Popular boy-group Wanna One recently changed entertainment companies. Formed through the second season of popular Mnet survival show, Produce 101, Wanna One only signed a year-long contract with YMC Entertainment that ended this May 31st. As the end of their contract loomed, Wanna One announced their decision to continue promoting under Swing Entertainment, a new, one-man agency dedicated solely to managing Wanna One. In the announcement posted on their official fan cafe, Wanna One stated that they would maintain a “collaborative relationship” with YMC Entertainment to ensure a smooth transition. However, Wanna One seem to have stumbled into rough waters after signing with Swing Entertainment.
Swing Entertainment began their reign by messaging numerous Wanna One fansites on Twitter to advise them that the fancams they had filmed and posted were illegal and punishable by law. This resulted in many fansites deleting their fancams or making them private before going on indefinite hiatus, including LIFTOFF and Spin out, popular Kang Daniel and Park Woojin fansites respectively. Wannables mourned the loss of these fansites, some of whom had been with Wanna One members ever since their Produce 101 days, and many of whose beautifully filmed fancams had drawn fans into Wanna one in the first place.
Fansites consist of fans who trail the group’s public schedules in order to capture beautiful, high-definition pictures and videos for other fans. Fansites pay for their accommodation, travel, and equipment by themselves, and get no compensation for the pictures and videos they post. Fans who cannot interact with their favourite group due to limitations like money, distance, and short promotion cycles, often rely on these fansites to stay updated on the group’s activities. Swing Entertainment’s casual dismissal of this fact enraged fans, especially once Wanna One released 1÷x=1 (Undivided), their first album under Swing Entertainment.
Fans complained that the pictures in the poster and photobook for Wanna One’s new album were peppered with staff hands, often out of focus, and overall, of low quality. Swing Entertainment should have meticulously checked the album materials for quality before approving them for production and distribution. This less-than-stellar condition of Wanna One’s official merchandise implies that Swing Entertainment is either trying to cut costs by using cheaper materials, or that they simply don’t care, neither of which endeared Swing to fans. Wannables accused Swing Entertainment of hypocrisy by threatening to pursue legal action against fansites who shared high definition content for free, yet failing to provide materials of equal or better quality even after fans paid for them.
These complaints have merit. It is unfair of Swing Entertainment to ban fansites, who are a normal part of K-Pop, from sharing Wanna One content given how many fans depend on fansites for updates of Wanna one. It is doubly unfair of Swing to sell shoddy content for money; it paints Swing Entertainment as a money-hungry company eager to turn a profit and while this may be true, it alienates fans.
Swing Entertainment drew even more fan ire with their handling of Wanna One’s first world tour. On June 1st, the same day Wanna One’s contract with Swing Entertainment officially began, Wanna One kicked off their first world tour in Seoul. The tour would’ve included fourteen concerts in eleven countries, four of which were in the US. However, on June 5th, Powerhouse LIVE, the company organizing Wanna One’s American concerts, announced venue changes for three of the four concerts.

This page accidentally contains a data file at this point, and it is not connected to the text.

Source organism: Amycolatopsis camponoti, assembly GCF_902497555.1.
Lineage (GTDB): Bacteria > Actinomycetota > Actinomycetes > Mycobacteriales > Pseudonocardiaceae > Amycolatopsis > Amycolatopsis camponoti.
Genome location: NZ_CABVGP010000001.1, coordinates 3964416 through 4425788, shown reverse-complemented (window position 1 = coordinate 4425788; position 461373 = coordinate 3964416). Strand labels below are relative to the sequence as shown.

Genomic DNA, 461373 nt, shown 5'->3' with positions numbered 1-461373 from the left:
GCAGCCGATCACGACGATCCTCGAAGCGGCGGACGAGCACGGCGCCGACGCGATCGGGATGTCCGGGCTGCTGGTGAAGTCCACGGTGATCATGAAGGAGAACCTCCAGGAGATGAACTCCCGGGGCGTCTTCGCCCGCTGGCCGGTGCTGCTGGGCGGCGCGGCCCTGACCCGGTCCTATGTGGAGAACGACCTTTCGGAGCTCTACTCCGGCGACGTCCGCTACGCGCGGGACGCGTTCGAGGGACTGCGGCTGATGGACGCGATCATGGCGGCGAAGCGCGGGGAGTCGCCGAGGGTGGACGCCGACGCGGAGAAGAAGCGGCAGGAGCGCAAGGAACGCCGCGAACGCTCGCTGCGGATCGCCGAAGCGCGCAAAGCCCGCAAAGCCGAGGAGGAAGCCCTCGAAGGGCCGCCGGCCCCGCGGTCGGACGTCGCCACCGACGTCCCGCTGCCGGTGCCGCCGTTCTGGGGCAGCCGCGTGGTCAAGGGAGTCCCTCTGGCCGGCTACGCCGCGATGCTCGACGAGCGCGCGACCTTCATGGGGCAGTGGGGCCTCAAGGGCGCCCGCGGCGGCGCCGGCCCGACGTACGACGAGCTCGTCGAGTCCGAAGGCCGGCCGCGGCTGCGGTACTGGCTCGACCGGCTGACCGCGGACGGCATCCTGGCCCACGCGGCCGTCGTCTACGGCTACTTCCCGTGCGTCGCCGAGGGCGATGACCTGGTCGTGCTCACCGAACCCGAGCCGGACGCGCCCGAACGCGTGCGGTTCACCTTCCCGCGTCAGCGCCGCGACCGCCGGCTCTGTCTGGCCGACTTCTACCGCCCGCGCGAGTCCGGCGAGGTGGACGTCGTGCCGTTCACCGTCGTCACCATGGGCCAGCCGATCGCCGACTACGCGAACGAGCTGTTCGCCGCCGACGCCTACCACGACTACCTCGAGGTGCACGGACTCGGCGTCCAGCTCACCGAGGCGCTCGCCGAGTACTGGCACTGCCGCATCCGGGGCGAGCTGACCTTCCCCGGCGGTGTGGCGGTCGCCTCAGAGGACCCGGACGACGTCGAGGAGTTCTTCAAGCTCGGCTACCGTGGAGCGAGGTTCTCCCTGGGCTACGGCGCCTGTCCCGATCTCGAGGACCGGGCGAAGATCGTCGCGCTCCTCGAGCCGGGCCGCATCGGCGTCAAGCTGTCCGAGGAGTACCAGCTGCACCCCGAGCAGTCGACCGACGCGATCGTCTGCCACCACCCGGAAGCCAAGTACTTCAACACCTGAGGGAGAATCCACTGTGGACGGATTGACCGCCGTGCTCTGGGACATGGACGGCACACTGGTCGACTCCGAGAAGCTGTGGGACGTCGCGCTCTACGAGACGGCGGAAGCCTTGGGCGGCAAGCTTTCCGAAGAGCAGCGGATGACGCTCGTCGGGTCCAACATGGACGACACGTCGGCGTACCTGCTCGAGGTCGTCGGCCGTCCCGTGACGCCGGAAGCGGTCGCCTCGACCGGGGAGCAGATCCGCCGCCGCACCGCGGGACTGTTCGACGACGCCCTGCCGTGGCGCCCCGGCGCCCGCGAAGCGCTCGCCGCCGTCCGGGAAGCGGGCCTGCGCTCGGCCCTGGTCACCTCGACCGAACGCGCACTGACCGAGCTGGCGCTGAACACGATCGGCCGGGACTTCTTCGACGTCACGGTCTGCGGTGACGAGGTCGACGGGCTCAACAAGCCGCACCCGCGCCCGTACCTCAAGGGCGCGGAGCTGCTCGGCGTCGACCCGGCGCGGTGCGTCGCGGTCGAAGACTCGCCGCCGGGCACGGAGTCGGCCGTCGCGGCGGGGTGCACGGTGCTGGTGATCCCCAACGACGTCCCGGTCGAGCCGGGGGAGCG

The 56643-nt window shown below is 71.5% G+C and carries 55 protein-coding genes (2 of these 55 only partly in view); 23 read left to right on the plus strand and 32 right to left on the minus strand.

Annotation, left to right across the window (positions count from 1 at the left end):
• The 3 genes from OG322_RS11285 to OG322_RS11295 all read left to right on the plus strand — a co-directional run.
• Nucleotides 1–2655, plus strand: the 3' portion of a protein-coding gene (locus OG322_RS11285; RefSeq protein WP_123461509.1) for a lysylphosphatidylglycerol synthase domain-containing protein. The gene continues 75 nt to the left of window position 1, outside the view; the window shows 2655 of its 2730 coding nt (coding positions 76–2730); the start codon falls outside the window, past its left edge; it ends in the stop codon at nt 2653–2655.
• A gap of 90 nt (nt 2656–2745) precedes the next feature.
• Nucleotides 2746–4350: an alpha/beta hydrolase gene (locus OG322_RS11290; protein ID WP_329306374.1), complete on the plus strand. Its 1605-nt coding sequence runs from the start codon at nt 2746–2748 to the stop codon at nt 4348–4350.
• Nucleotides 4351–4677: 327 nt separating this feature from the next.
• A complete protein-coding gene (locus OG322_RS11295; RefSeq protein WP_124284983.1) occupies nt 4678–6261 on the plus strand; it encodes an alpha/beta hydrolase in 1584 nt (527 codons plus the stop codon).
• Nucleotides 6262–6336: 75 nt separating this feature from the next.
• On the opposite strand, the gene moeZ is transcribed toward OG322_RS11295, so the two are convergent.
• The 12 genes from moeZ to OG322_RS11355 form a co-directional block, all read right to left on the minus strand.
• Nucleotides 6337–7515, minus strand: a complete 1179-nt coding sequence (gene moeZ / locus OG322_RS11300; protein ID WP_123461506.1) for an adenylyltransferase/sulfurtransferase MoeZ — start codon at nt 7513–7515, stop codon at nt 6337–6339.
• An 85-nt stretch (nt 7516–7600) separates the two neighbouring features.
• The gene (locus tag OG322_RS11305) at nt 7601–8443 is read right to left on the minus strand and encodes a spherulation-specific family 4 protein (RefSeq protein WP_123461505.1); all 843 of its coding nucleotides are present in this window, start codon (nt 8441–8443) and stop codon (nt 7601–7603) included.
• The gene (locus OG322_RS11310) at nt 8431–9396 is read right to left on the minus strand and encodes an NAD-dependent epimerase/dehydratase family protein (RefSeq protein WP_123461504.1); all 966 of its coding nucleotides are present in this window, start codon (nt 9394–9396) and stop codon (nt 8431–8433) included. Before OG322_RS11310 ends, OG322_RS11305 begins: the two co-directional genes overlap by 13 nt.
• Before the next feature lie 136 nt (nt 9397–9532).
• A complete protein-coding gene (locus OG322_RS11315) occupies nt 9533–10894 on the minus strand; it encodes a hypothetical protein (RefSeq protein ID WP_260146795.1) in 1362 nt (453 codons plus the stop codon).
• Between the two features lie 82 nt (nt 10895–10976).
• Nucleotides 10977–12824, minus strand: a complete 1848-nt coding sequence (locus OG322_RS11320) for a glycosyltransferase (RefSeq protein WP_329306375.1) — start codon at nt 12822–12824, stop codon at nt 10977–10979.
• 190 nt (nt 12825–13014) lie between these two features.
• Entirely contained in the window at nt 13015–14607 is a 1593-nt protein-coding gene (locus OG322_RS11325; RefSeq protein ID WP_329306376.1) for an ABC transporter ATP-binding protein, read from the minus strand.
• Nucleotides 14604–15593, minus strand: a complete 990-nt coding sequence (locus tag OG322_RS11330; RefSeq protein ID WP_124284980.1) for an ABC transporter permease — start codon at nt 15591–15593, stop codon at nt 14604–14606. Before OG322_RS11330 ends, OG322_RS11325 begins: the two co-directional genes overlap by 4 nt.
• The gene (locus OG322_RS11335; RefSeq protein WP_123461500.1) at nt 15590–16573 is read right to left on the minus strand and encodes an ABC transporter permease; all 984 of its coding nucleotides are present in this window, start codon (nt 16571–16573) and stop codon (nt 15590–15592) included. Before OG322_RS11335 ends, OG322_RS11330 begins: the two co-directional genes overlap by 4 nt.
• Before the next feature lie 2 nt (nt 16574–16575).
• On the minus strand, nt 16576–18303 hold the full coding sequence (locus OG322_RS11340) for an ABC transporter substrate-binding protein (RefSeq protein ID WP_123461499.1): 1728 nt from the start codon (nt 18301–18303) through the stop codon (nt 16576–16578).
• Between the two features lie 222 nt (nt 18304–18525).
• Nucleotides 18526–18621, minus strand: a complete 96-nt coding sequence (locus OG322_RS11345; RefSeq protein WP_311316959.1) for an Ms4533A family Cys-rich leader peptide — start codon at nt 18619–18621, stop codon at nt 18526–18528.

The new venues have a significantly lower seating capacity than the previous venues. The new Atlanta venue houses 2,750 seats compared to the previous venue’s 13,000, the new Dallas venue has a seating capacity of 6,300 compared to the previous venue’s capacity if 13,500, and the new Chicago venue holds 4,400 people compared to the previous venue’s 18,500.
This glaring discrepancy in seating capacity hints at low ticket sales, which is understandable. Wanna One only debuted last year after all, and therefore, has had less time to establish a sizeable international fanbase compared to their seniors. However, it seems that Swing Entertainment overlooked this fact and overestimated Wanna One’s overseas popularity and ability to fill concert arenas.
This oversight signals carelessness on Swing’s part. It stands to reason that an entertainment company would conduct research regarding their group’s popularity before giving their concert organizers rough numbers to work with so they can book concert venues. It would do better for Swing to have a better understanding of Wanna One’s fanbase in the future to avoid downgrading venues — an occurrence that netizens might interpret as an inaccurate statement about Wanna One’s popularity.
This blatant overselling of Wanna One paints Swing Entertainment as an ambitious company trying to boost their reputation by branding Wanna One as a group that performed at large venues across the US, as come netizens’ comments seem to suggest.
Swings Entertainment is admittedly a newly formed entertainment company. Their carelessness might be a result of inadequate experience in managing a group as popular as Wanna one. Swing Entertainment’s artist, Wanna One, is also still in the process of uncoupling from YMC Entertainment and communication gaps between the two companies might have been the catalyst for Wanna One’s poor treatment.
Regardless, Swing Entertainment should have realized the brunt of their responsibilities before they agreed to sign Wanna One. Wanna One is Swing Entertainment’s sole artist, so they should be dedicating all their resources and manpower towards ensuring the group’s success. Swing Entertainment’s continued carelessness and callousness towards fans despite this raises eyebrows and leaves one to wonder whether Wanna One are in bad company.